Central Steel Build recently made an appearance in news media around the world when one of our aeroplane hangars was used to mount a satellite dish.
The dish provided mobile phone access for the small town of Williams Creek, which had never previously had reception. The hangar was the highest point of the town.
See the video of the hangar and dish below or read ABC’s story here.
Bettina Eistel – The dressage rider with no arms
Bettina Eistel is a German dressage rider.
She was born without arms and has since learned to use her feet and her mouth to teach herself a number of things – including riding dressage.
Eistel has won a number of medals at the most prestigious equestrian events, including the 2004 Paralympics in Athens.
Her horse is named Fabuleux 5, and they’ve been a team for most of Eistel’s career.
Eistel takes care of Fabuleux 5 just like we would; the washes, brushes, feeds and trains her horse daily, though she does it all with her feet.
When riding, Eistel holds the reigns in her mouth and with her feet, a combination that had lead her to worldwide victory and success.
DOWNLOAD: Indoor horse arena brochure.
Five Things That Can Ruin A Good Horse Arena
Horse arenas are a big investment of time, money and effort. They’re also a big decision to make; if you’re considering building a horse arena, you have to be a passionate person. So it matters that you get it right.
Avoiding these five things will ensure that your arena stays useful and in good condition.
If you arena floods when it rains, it’s going to be unusable for days. It will take time and effort to get things back to working order and you risk doing permanent damage (flooded surfaces can shift underfoot).
Indoor arenas generally solve this problem, but poor drainage can cause problems.
If you don’t have ceiling vents or large sliding doors, it will get stuffy and uncomfortable in your arena. This one is particularly dangerous because it’s easy to overlook. A lot of people focus on the design and the visuals of their arena without considering air flow.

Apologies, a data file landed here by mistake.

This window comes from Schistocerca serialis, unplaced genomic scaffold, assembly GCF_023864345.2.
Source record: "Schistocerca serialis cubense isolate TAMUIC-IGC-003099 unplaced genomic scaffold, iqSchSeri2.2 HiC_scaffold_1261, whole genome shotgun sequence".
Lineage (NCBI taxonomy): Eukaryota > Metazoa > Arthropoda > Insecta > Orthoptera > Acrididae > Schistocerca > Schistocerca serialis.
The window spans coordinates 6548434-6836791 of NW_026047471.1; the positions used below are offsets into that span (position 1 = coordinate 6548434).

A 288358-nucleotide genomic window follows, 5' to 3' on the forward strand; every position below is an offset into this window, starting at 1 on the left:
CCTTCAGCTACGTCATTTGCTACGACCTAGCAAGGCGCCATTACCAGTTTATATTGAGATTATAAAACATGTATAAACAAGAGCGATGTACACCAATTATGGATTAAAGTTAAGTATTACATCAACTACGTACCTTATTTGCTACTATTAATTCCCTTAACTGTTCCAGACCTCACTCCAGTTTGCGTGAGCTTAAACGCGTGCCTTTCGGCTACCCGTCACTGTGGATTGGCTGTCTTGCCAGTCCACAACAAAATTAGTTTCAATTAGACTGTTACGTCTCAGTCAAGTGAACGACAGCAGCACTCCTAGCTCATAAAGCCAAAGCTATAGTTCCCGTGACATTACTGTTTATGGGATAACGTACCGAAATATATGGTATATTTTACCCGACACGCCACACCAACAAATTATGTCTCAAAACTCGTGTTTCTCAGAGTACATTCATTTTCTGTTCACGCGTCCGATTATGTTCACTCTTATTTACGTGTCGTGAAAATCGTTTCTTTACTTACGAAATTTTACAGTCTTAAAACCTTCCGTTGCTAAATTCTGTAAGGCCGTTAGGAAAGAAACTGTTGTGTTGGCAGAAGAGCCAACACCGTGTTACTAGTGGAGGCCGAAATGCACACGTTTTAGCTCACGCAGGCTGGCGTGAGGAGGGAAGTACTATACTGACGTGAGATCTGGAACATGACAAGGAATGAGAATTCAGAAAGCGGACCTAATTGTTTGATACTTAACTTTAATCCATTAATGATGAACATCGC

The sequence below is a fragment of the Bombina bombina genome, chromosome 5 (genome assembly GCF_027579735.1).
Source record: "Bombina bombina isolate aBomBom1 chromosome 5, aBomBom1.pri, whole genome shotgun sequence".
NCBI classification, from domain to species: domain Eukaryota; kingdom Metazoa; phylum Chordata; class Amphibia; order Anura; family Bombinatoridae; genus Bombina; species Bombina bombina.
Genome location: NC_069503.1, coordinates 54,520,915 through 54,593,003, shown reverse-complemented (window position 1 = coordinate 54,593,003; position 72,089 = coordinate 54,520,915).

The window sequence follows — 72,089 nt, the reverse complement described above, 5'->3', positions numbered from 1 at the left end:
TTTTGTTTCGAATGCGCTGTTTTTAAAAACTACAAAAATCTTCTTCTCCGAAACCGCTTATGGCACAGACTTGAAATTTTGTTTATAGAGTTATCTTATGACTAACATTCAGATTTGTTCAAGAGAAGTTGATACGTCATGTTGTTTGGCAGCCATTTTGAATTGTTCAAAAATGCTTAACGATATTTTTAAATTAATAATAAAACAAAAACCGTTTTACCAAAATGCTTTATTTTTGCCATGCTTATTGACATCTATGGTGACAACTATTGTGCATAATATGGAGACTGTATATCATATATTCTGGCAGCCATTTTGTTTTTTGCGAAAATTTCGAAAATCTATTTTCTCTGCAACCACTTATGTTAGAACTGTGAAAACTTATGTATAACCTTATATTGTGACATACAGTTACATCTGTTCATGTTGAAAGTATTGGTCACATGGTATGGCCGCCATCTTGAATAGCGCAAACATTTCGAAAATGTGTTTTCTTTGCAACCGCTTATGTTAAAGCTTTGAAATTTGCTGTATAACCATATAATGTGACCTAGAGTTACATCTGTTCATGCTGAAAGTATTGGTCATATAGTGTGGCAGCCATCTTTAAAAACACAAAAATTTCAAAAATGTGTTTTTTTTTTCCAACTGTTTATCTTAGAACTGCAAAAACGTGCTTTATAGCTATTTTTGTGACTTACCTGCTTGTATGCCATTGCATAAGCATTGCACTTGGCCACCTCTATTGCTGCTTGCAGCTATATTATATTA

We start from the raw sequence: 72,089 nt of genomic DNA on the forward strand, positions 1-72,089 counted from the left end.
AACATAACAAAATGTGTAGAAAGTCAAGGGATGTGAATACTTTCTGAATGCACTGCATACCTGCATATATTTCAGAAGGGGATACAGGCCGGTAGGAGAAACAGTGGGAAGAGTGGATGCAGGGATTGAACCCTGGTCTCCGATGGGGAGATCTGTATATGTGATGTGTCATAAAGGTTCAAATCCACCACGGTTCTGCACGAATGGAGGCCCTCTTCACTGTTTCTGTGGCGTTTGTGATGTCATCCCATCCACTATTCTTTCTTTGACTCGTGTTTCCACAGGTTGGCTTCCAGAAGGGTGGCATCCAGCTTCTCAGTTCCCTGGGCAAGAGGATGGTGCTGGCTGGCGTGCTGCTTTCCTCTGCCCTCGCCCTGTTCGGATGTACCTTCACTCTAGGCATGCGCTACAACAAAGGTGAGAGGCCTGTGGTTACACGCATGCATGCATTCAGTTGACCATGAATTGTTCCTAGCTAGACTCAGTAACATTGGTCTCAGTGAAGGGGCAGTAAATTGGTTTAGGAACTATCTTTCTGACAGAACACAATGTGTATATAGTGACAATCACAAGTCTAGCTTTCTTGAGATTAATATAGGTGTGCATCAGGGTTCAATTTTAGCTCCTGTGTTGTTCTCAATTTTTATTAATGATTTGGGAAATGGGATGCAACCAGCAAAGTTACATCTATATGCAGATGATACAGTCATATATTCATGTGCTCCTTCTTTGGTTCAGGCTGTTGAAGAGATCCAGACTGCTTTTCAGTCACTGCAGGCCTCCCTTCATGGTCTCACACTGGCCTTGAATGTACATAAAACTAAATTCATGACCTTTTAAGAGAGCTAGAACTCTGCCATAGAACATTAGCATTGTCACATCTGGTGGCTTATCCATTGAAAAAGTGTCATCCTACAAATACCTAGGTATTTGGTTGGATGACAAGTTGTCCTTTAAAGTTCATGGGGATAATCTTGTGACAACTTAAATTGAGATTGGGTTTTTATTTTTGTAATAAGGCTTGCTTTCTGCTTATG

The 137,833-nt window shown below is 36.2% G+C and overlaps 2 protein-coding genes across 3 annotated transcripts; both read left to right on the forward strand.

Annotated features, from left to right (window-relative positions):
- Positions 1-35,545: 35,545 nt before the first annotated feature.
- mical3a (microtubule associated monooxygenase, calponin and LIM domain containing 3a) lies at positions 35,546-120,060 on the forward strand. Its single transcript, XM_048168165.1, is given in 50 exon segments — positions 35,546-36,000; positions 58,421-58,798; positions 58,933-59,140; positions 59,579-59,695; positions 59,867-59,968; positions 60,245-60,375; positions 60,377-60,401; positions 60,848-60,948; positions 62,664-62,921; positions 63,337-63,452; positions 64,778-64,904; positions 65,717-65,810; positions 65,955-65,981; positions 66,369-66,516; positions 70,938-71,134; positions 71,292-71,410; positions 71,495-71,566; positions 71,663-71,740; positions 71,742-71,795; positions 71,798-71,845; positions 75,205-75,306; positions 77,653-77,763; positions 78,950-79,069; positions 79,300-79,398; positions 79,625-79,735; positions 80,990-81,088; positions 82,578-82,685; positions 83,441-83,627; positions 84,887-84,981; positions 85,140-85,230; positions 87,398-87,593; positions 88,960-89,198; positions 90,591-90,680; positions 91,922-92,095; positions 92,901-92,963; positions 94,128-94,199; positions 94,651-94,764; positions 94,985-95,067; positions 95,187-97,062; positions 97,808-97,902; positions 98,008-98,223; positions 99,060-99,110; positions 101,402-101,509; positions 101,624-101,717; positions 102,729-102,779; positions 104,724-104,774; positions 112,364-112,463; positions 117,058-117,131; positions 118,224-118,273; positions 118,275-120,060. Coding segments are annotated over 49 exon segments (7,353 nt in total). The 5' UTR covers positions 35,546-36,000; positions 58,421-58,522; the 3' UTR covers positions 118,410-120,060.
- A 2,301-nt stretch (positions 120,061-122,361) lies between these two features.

The problem can be (and often is) made worse by dusty arena surfaces and stalls in the same building. There nothing worse for the health and enjoyment of riders and their horses. Poor ventilation can make a great arena nearly unusable.
If an arena doesn’t let light in, everything will be made more difficult. Most people get this right for the main arena, but when it comes to tack areas and stalls, they’re often left with dark areas.
Lighting should be a high priority right from the start. The difference between an arena designed for natural light and a collection of ugly florescent lights is unbelievable. It’s such a shame to see good horse arenas ruined by this.
Different kinds of arenas need different surfaces. Don’t have a dusty surface indoors. Don’t use a sprinkling system on rubber surfacing.
When the surface is wrong, it’s uncomfortable for riders, horses and guests and makes it harder to enjoy the arena.
Limited access points.
You will never regret putting in an extra access point. You will regret not being able to fit vehicles into your indoor. The difference is huge, though easy to overlook when you’re planning. If you think there’s any chance you’ll need to get a vehicle into your arena, install a roller door. Arenas without it make things much more difficult for everyone.
You should always have light switches near doors. There’s nothing worse than fumbling your way across a dark room to get to a light when you’re working late at night.